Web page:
- The Paleo diet attempts to model the foods that may have been commonly eaten by humans during the Paleolithic era—meat, fish, fruits, vegetables, nuts and seeds.
- Some research has demonstrated a beneficial effect on body weight and risk factors for type 2 diabetes and cardiovascular disease, though these studies were small and limited in duration.
- Following a Paleo diet may make it hard to get enough fiber, calcium and other important nutrients. It also poses challenges when it comes to cost, time and convenience.
Basics of the Paleo Diet
The Paleo diet attempts to model what would have been eaten by humans during the Paleolithic era, also known as the prehistoric stone age of human development. This diet includes meats, fish, fruits, vegetables, nuts and seeds—foods that presumably would have been obtained through hunting and gathering. It omits legumes, grains, dairy, refined sugar, low–calorie sweeteners and “processed” foods.
Paleo proponents argue that the technological changes that came about with farming and other more advanced methods of food production—like the addition of grains, dairy and legumes to the diet—outpaced our body’s ability to adapt to this new way of eating. This incompatibility, they attest, has contributed to many diet-related diseases we see today.
This hypothesis has some scientific flaws. For example, recent research from the Proceedings of the National Academy of Sciences demonstrates that ancient humans may have begun eating grasses and cereals before the Paleolithic era began, so the idea that no grains were eaten in that time period is most likely an exaggeration. Additional research shows that beans and legumes were eaten in the Paleolithic era as well.
Regardless of whether the idea behind this style of eating is true, the Paleo diet has been adopted by many people seeking to lose weight and improve their health. But what does the research say?
The Paleo Diet and your health
A meta-analysis of 11 randomized controlled studies examined the relationship between adopting a Paleo diet and changes in anthropometric markers like weight, body mass index and waist circumference. Following a Paleo diet was related to statistically significant weight loss (about –3.5 kilograms (kg), or –7.7 pounds), BMI decrease (–1.09 kg/meters2) and weight circumference reduction (–2.46 centimeters) as compared to diets based on standard dietary recommendations for adults. However, authors noted that more randomized clinical studies with larger populations and duration are necessary to prove the health benefits associated with following the Paleo diet.
There is some evidence supporting the beneficial effects of a Paleo diet on cardiovascular disease risk factors. A meta-analysis of eight studies found that a Paleo diet reduced body weight, waist circumference, body fat percentage, blood pressure and total cholesterol (lowered LDL and raised HDL). Though the meta-analysis found positive effects stemming from the Paleo diet, authors also noted that the evidence is not conclusive and more well-designed trials are needed.
Blood Sugar and Type 2 Diabetes
Since the Paleo diet limits carbohydrates, dairy, legumes and refined sugar, it’s no surprise that it has demonstrated reductions in blood sugar and markers of blood glucose control in a few randomized controlled trials. These studies were short and had small sample sizes, so it’s unknown if following a Paleo diet over a long period of time would continue to show positive results. Nevertheless, one study showed that people on Paleo had lower hemoglobin A1C (a marker of blood glucose status) levels as compared to when they were not on Paleo. Another more recent systematic review and meta-analysis found that following a Paleo diet resulted in lower fasting blood sugar as compared with a control diet that did not exclude grains, legumes or dairy.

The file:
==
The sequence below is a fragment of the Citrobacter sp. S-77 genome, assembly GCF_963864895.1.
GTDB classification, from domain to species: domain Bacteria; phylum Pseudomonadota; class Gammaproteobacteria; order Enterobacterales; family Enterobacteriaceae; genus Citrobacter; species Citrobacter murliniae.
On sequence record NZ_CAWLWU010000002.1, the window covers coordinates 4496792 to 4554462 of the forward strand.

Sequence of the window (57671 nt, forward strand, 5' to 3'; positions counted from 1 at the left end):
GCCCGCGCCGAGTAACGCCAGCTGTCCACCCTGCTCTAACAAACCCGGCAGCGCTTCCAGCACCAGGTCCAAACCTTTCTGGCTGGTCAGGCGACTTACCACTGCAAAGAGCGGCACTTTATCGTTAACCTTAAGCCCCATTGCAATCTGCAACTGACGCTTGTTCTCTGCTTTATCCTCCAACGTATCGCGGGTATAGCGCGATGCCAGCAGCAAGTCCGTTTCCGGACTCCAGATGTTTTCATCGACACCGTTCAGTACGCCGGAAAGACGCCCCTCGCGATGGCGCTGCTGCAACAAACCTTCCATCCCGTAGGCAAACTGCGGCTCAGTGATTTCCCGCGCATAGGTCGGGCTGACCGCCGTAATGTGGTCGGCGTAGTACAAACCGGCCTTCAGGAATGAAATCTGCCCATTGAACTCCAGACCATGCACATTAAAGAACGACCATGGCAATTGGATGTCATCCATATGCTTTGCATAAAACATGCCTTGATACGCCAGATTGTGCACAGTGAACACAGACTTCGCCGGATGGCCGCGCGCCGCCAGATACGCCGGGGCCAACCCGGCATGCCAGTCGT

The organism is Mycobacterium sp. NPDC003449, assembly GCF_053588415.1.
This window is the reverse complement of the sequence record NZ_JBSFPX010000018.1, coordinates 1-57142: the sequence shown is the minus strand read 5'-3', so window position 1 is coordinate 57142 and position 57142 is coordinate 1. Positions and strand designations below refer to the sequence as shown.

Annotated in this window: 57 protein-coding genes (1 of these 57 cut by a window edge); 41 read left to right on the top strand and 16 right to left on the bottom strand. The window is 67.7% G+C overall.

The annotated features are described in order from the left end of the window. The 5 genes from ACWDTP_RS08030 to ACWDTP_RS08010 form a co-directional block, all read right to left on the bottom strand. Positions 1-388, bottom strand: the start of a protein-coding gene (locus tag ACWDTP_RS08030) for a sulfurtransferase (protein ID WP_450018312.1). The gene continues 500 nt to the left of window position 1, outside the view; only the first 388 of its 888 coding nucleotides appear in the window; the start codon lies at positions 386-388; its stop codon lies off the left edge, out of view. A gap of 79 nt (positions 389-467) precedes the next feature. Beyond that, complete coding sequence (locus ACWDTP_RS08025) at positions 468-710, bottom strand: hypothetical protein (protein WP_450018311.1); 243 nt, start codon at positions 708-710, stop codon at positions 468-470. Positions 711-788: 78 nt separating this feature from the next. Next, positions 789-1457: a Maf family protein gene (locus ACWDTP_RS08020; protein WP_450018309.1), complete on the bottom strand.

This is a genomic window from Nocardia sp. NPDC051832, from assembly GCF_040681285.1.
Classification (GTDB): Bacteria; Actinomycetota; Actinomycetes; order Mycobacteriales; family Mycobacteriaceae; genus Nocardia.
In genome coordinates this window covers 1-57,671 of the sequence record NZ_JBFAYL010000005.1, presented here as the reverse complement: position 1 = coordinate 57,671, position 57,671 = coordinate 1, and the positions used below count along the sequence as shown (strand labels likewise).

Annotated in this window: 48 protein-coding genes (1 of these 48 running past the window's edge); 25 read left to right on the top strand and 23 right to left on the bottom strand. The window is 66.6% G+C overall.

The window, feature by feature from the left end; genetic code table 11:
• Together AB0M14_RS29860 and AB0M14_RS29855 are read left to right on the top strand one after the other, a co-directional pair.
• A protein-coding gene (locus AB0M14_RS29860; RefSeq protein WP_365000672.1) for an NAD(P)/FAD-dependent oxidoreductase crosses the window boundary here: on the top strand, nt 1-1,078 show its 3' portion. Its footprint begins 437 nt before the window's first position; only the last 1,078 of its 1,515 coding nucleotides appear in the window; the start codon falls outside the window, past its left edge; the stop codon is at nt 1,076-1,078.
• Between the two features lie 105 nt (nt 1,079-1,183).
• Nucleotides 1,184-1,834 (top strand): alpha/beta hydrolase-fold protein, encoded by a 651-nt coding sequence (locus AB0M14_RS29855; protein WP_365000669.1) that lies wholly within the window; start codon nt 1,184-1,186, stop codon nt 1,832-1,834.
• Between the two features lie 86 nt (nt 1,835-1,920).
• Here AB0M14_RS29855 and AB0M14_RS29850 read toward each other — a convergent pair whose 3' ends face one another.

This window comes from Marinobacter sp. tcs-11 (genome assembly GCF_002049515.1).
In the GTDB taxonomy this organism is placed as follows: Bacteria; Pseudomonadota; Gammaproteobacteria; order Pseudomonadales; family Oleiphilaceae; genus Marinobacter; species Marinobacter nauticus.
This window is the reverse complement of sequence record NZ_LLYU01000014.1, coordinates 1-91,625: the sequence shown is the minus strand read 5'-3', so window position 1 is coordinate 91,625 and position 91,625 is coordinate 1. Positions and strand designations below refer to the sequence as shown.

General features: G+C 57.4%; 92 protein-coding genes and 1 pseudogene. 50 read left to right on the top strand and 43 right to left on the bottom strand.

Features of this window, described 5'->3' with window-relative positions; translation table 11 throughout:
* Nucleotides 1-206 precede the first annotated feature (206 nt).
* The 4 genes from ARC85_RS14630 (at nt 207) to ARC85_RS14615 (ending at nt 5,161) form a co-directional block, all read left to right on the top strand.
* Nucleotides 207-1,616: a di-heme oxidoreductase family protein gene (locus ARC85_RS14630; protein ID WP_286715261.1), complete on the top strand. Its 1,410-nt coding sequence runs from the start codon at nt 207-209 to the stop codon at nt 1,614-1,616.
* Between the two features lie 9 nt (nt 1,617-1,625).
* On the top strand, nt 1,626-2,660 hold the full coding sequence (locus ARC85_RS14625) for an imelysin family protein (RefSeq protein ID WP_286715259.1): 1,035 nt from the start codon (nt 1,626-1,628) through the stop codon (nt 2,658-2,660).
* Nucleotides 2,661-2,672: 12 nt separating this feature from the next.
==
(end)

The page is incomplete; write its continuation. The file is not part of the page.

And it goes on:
Overall, studies done exclusively on the Paleo diet’s effects on chronic diseases and body weight are small and limited in duration, though some have demonstrated potential positive effects.
The beneficial health effects of the Paleo diet likely stem from its focus on eating fresh, whole foods and drastically reducing intake of refined grains, added sugars and heavily processed foods. Essentially, following a Paleo diet makes people pay more attention to what they eat, cut out foods with limited nutritional value, and eat more nutrient-dense foods.
However, there are a few limitations to the Paleo diet. For many people, this diet will be too restrictive with its advice on grains, legumes, dairy, refined sugars and low-calorie sweeteners. Plus, avoiding grains, dairy and legumes may limit the amount of fiber, calcium and other nutrients eaten each day. And that’s not to speak of other challenges to following the Paleo diet—namely time, convenience and cost. Time and energy are required to prepare meals that fit into the Paleo diet’s parameters. Though some restaurants and food companies are adapting to this trend, those following this diet may have trouble finding meals that fit while eating away from home. Adopting the Paleo diet could result in spending more money on food if people opt for more fresh produce, meats and fish than usual. At the same time, though, spending more money on these foods could be balanced out by the savings from not buying Paleo-unfriendly foods.
While the Paleo diet emphasizes many healthy foods like fruits, vegetables, lean meats, fish, nuts and seeds, it unnecessarily limits grains, legumes, dairy and other foods that can be incorporated into an overall healthy eating pattern. The Paleo diet may work for some, but we recommend a more balanced approach to healthy eating that allows all types of foods, doesn’t eliminate entire food groups and fits within your budget, schedule and taste preferences.
This blog post includes contributions from Ali Webster, PhD, RD.